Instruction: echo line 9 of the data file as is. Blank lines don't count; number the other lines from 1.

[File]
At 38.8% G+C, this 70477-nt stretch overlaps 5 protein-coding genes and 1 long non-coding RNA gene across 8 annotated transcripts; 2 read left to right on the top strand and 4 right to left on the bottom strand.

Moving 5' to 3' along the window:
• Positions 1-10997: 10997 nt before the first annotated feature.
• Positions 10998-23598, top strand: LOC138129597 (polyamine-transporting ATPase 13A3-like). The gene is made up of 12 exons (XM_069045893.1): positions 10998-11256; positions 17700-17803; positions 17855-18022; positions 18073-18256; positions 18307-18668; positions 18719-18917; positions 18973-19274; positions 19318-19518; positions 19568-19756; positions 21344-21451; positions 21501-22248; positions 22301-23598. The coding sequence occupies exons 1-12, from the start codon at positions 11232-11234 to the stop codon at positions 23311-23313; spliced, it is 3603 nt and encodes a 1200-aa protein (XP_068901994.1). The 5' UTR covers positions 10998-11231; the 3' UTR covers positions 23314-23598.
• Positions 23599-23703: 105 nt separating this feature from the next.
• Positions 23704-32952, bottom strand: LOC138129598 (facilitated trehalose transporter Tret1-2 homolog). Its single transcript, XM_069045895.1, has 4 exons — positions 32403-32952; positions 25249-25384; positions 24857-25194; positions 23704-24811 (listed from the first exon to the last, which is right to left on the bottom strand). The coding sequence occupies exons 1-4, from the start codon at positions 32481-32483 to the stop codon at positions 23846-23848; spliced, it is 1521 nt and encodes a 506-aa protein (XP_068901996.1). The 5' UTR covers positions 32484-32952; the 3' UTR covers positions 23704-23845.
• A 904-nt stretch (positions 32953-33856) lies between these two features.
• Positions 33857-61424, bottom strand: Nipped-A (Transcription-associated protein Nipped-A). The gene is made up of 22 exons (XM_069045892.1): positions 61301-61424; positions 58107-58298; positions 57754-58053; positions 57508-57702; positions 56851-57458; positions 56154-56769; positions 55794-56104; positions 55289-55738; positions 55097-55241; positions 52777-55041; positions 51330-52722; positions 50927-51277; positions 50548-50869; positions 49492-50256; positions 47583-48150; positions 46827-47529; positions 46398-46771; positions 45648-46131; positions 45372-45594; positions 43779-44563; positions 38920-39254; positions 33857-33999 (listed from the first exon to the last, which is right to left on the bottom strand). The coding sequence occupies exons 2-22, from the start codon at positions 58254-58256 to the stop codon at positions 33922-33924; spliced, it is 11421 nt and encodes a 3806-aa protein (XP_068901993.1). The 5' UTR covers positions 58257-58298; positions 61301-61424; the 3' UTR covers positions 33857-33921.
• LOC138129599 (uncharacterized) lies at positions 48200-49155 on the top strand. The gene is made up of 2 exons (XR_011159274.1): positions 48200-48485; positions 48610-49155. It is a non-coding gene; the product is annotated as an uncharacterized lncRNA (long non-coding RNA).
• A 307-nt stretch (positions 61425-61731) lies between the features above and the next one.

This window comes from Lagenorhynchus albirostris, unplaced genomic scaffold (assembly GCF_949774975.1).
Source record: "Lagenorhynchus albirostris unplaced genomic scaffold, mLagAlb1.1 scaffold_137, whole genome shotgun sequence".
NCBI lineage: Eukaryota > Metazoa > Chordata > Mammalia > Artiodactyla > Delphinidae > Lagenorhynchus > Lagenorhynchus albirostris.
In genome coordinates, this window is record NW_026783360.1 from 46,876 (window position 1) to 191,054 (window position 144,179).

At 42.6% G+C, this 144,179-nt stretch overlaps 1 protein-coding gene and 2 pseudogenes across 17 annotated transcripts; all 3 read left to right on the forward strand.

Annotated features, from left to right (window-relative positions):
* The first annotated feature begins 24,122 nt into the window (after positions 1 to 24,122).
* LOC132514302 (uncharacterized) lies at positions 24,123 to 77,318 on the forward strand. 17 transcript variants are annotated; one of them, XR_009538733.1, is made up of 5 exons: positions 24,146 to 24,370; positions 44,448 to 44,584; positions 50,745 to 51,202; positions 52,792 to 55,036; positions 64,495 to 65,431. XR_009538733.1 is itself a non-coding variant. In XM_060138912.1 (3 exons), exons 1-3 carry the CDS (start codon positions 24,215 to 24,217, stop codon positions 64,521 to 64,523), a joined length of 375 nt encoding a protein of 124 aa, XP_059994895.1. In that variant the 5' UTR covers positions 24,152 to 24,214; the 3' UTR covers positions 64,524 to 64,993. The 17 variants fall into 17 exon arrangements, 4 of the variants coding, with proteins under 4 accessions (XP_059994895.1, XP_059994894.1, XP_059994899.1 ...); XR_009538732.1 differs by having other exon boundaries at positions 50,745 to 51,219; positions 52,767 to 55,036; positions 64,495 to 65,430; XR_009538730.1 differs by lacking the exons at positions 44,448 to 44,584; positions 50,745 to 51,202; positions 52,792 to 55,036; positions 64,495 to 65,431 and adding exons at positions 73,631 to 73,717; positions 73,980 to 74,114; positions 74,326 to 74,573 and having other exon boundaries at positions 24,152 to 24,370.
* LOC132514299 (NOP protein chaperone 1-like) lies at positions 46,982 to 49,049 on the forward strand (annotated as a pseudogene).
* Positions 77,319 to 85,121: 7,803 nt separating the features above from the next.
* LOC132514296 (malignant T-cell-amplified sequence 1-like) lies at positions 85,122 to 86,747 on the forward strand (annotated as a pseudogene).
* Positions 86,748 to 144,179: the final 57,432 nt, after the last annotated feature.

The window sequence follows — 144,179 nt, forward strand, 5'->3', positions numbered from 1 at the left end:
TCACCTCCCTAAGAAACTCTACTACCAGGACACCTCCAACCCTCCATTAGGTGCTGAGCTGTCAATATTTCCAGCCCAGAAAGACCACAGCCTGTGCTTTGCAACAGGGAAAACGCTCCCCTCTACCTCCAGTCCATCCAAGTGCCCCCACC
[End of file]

• LOC138129599 (uncharacterized) lies at positions 48200-49155 on the top strand. The gene is made up of 2 exons (XR_011159274.1): positions 48200-48485; positions 48610-49155. It is a non-coding gene; the product is annotated as an uncharacterized lncRNA (long non-coding RNA).